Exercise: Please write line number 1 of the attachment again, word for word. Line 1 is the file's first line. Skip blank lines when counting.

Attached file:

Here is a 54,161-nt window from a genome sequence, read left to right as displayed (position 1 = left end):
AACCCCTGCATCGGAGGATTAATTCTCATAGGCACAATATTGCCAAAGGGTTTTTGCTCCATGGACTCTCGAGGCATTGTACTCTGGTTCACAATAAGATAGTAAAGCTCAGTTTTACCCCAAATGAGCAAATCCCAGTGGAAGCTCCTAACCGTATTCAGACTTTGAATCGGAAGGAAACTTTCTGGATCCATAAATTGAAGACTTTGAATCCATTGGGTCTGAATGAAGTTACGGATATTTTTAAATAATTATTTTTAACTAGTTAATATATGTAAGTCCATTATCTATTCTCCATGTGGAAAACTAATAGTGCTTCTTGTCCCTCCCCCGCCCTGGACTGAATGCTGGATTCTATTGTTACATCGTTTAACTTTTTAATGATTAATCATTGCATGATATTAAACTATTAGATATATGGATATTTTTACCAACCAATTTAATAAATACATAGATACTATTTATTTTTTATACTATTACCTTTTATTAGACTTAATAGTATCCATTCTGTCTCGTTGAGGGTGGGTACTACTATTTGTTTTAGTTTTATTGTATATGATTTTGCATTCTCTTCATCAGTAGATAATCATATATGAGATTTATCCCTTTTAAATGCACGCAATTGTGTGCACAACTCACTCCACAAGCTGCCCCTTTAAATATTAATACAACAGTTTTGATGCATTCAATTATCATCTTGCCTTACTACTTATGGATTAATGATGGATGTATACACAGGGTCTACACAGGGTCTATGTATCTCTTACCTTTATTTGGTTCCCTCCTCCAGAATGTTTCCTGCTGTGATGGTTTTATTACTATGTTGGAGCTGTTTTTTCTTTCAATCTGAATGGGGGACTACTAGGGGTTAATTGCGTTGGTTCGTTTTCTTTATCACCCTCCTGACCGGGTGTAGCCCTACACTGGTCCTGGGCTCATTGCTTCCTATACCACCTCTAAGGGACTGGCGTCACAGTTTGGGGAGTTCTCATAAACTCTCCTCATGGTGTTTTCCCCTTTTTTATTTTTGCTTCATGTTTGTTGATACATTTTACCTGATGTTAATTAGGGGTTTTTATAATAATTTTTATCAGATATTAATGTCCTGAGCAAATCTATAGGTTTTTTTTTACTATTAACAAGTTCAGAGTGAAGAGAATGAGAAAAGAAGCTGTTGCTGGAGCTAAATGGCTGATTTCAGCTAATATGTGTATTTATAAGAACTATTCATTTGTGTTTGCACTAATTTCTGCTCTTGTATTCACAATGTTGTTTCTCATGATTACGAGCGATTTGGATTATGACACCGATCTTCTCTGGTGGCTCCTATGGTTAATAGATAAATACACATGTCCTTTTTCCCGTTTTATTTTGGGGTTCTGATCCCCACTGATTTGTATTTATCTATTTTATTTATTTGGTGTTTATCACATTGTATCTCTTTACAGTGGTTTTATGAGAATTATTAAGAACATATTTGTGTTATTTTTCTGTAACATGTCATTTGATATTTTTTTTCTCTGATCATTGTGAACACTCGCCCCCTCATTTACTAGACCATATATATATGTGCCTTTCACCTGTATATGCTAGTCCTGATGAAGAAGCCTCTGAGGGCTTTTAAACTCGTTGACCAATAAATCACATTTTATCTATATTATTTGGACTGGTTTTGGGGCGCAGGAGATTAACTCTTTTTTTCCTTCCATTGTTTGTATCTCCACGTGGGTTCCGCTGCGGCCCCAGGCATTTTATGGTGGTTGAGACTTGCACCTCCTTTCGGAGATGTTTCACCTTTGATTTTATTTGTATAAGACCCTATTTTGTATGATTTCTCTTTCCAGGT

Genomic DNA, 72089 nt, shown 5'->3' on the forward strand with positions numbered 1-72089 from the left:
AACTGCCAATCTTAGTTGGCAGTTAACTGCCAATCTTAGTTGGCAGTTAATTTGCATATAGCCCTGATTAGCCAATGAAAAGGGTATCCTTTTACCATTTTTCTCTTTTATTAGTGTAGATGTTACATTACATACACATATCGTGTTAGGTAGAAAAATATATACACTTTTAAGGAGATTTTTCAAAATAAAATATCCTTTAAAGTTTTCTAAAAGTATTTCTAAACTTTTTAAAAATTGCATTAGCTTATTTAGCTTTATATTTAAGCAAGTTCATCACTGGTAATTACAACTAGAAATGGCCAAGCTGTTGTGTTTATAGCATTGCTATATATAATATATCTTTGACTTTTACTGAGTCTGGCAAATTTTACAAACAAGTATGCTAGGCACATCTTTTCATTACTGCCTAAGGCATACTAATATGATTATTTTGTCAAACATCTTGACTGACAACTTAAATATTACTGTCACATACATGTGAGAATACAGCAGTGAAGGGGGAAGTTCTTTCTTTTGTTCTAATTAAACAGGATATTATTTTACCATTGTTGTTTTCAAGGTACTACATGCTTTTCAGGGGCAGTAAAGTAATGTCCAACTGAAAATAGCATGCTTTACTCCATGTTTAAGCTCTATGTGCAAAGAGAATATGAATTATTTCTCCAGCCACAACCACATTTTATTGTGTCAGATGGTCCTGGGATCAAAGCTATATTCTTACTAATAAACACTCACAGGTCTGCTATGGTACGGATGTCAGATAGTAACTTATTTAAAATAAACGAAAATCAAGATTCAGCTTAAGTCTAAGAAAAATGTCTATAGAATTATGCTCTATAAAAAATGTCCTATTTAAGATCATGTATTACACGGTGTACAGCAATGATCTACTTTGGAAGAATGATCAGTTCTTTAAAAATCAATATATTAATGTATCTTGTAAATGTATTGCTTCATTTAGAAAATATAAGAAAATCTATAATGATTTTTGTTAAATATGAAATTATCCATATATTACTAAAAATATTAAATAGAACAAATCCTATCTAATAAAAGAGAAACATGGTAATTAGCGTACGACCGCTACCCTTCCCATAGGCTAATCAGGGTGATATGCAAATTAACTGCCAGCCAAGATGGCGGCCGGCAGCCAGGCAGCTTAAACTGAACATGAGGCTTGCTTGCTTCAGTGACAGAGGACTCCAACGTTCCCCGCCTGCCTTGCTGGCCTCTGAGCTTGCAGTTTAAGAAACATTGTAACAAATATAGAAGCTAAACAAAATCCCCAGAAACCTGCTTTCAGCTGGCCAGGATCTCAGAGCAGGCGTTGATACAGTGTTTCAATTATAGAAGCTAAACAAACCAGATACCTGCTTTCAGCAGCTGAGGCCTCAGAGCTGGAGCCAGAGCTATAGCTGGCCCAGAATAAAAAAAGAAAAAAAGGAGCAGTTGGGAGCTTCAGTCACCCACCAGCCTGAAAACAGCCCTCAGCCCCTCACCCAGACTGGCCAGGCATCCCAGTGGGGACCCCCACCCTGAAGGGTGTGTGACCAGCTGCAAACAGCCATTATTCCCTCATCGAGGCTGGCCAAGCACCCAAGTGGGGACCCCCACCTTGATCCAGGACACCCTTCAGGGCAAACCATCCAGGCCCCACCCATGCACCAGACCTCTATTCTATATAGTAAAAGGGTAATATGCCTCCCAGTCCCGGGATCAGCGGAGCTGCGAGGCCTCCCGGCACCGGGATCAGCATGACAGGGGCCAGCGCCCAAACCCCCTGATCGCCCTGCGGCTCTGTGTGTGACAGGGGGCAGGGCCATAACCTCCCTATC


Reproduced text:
Here is a 54,161-nt window from a genome sequence, read left to right as displayed (position 1 = left end):